Repost: Hey Paesan!

 

Some time ago, I had a day that was one of those days that makes you really glad your are off today. I swear to god, I had Uncle Jr from the Sopranos as one of my patients, except that my Uncle Jr was in his very elderly and about 95% deaf. The guy was still sharp as a tack, but just…..really….really…. hard of hearing. While a patient in the ED, overall, he was just fine. Now you know how people who are hard of hearing tend to talk louder since they can’t actually hear their own voice? Imagine hearing a patient shouting this the from across the ED

“OH JESUS, JESUS HELP, I KNOW I”M DYING, THIS IS IT, THE LAST FAREWELL, I DON”T WANT TO DIE!.”

The guy is totally fine mind you. So I go see him. And I have to shout back at him, damn near the top of my lungs to get him to hear me. Patient privacy is out the window and in this case as the whole ED is listening.

Me: SIR, YOU ARE NOT GOING TO DIE

UJr: WHADDYA MEAN I’M NOT GOING TO DIE? I KNOW IT, I JUST KNOW IT”

Me: NOT TODAY SIR.

UJr: I”M NOT GOING TO DIE? OH HEY, THAT’S GREAT NEWS! GREAT NEWS!  HEY, ARE YOU ITALLIAN? YOU LOOK LIKE A GOOD ITALIAN BOY (keep in mind I am pasty and white with freckles)

Me: WELL SIR, I”M HALF ITALIAN!

UJr: I KNEW IT, I JUST KNEW IT. THANK YOU JESUS! I KNEW THEY’D FIND A GOOD PAESAN TO TAKE CARE OF ME. DO YOU HAVE ANY FRESH TOMATOES I COULD HAVE? I COULD KILL FOR SOME FRESH TOMATOES. OH THANK GOD THERE IS A GOOD PAESAN HERE TO TAKE CARE OF ME

I was hereby referred to as the paesan by the patient for the rest of his time in the ED. 3 hours later, we finally got him on his way home. But not before he shouted a few other gems…

UJr: “HEY PEASAN, I”M GONNA TAKE GOOD CARE OF YOU. WHAT’S YOUR ADDRESS? I”M GOING TO SEND YOU A BIG CHECK WHEN I GET HOME”

Ujr: “NURSE, BRING ME SOME DINNER

Female Nurse: “I’l bring you something to eat soon”

UJr: “I SAID TO BRING ME MY DINNER, RIGHT NOW”

Through and through, the guy was old school Italian and kept us laughing all afternoon long.

It ain’t all bad

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Okay, fine, maybe peds is not 100% bad. When you examine a kid, and he crawls across the bed and into your lap and starts trying to auscultate himself with your stethoscope, huge grin on his face,  maybe that part is okay.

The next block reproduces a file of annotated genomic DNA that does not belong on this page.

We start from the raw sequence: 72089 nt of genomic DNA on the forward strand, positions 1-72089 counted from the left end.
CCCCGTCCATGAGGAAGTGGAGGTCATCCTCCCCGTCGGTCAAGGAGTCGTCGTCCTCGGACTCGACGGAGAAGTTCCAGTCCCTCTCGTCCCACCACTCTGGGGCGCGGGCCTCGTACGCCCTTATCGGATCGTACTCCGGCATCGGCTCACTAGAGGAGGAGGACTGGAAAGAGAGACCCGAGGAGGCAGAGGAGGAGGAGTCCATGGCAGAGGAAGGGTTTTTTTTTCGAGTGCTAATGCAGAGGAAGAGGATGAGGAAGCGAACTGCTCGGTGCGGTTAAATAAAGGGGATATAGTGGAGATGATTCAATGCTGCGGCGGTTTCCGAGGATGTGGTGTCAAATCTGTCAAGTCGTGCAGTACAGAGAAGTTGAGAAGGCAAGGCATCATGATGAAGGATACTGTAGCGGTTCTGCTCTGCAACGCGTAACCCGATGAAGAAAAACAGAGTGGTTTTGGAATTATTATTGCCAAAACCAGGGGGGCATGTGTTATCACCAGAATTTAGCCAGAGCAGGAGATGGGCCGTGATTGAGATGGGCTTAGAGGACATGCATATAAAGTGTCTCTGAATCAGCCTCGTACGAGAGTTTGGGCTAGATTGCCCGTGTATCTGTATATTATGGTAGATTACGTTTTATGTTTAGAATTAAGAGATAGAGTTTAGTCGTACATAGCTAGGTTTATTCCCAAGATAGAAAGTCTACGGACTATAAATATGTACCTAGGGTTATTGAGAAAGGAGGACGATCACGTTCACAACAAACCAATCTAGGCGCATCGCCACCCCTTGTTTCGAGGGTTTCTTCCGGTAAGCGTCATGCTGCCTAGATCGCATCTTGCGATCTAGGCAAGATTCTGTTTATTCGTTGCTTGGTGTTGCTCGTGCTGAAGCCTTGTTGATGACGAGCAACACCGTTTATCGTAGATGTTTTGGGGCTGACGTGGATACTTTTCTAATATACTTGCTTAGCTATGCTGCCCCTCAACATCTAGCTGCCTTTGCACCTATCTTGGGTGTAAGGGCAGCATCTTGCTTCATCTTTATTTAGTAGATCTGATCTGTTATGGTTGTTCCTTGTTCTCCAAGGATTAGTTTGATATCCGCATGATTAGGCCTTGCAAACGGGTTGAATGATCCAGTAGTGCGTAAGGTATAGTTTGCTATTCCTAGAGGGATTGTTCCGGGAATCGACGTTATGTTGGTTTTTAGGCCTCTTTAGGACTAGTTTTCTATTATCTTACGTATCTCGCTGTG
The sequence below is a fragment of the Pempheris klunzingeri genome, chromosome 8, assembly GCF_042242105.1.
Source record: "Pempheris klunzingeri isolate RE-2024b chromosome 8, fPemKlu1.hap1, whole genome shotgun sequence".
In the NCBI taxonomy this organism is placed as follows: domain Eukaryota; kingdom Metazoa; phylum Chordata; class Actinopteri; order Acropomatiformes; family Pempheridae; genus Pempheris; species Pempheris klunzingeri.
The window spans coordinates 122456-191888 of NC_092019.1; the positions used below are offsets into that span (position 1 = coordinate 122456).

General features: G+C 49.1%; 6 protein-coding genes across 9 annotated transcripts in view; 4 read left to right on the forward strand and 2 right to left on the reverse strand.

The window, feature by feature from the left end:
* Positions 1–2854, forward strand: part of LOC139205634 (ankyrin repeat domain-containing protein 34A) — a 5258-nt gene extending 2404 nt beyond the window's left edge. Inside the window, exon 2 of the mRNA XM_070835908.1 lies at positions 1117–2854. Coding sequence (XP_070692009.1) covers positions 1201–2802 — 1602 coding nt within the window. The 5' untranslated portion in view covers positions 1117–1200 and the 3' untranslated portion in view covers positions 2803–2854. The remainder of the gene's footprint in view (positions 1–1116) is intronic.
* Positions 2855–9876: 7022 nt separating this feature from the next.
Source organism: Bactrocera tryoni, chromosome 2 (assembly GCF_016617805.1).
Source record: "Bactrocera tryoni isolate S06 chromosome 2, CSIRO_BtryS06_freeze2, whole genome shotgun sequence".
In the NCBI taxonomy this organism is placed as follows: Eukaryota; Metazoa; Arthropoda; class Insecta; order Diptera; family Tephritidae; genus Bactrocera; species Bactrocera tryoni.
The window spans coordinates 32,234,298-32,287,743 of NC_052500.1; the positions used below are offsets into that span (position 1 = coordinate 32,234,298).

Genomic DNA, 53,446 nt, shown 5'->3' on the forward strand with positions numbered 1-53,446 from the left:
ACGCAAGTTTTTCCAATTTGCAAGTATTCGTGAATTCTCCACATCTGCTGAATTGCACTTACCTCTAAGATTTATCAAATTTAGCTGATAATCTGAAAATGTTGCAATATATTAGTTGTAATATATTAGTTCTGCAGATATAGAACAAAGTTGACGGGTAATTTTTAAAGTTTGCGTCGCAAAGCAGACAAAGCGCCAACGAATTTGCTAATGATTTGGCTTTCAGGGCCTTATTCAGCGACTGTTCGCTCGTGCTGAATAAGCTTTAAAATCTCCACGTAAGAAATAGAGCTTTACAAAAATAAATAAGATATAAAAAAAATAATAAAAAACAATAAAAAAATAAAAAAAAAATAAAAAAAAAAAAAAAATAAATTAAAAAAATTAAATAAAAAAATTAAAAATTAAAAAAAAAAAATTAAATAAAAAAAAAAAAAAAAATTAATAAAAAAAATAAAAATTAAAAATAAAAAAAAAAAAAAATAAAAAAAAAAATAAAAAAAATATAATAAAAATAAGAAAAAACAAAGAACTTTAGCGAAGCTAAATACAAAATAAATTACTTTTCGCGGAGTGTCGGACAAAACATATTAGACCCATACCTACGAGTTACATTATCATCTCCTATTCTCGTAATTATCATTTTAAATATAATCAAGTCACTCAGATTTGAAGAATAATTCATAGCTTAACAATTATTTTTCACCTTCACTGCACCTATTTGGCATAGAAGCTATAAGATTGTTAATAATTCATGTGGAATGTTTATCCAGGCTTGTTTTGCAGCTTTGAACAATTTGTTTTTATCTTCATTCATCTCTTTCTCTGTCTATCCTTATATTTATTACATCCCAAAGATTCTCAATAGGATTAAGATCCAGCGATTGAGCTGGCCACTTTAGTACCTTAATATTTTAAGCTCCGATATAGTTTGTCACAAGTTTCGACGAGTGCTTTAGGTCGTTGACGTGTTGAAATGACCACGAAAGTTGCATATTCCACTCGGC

Due Dilligence

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Being at the children’s hospital for the past few weeks, especially coming off a month of vacation, has been absolute torture. Just…give…me…one…sick…patient! PLEASE! I know that sounds horrible to ask for, but when there are 5 residents covering 13 rooms, and it’s yet another kid with fever, but running around the room like a tornado, it feels like pulling teeth one agonizing patient at a time. The challenge here, and the thing that scares me a little, is that 95% of these kids are totally, absolutely, no doubt about it fine.  But some of these other little buggers, there may be some little thing, some little harbinger of impending doom, that if you don’t pick it up, these kids might not do so well. And that’s really no different than adult medicine when you think about it, but still, they are kids, and no one wants to do harm to a 1 year old. So the challenge has been to stay sharp, to do due diligence on each kiddo, get them all undressed, look em’ over from head to toe. Ask all the questions, to each patient, each time, even though, the majority of these kids can be discharged from the doorway.

So last night, I was seeing a 4 year old, mom brought her in for cough and congestion and some dry skin on the face. Clear as day, the kids got a simple URI, but I got the kid undressed anyways, just to make sure she wasn’t retracting or anything like that. And when I did, I noticed two 4cm marks on her forearm.

“Sweetie, what happened to your arm?”

“My mom hit me with a belt!” (all smilely when she said it too). And of course mom is sitting right there. Mom openly admitted to it, giving the reason that she has six kids, lost her cool one day, it only happened once, she feels horrible, and has enrolled in parenting class.  Fine. Still gotta fill out my paperwork and call child services.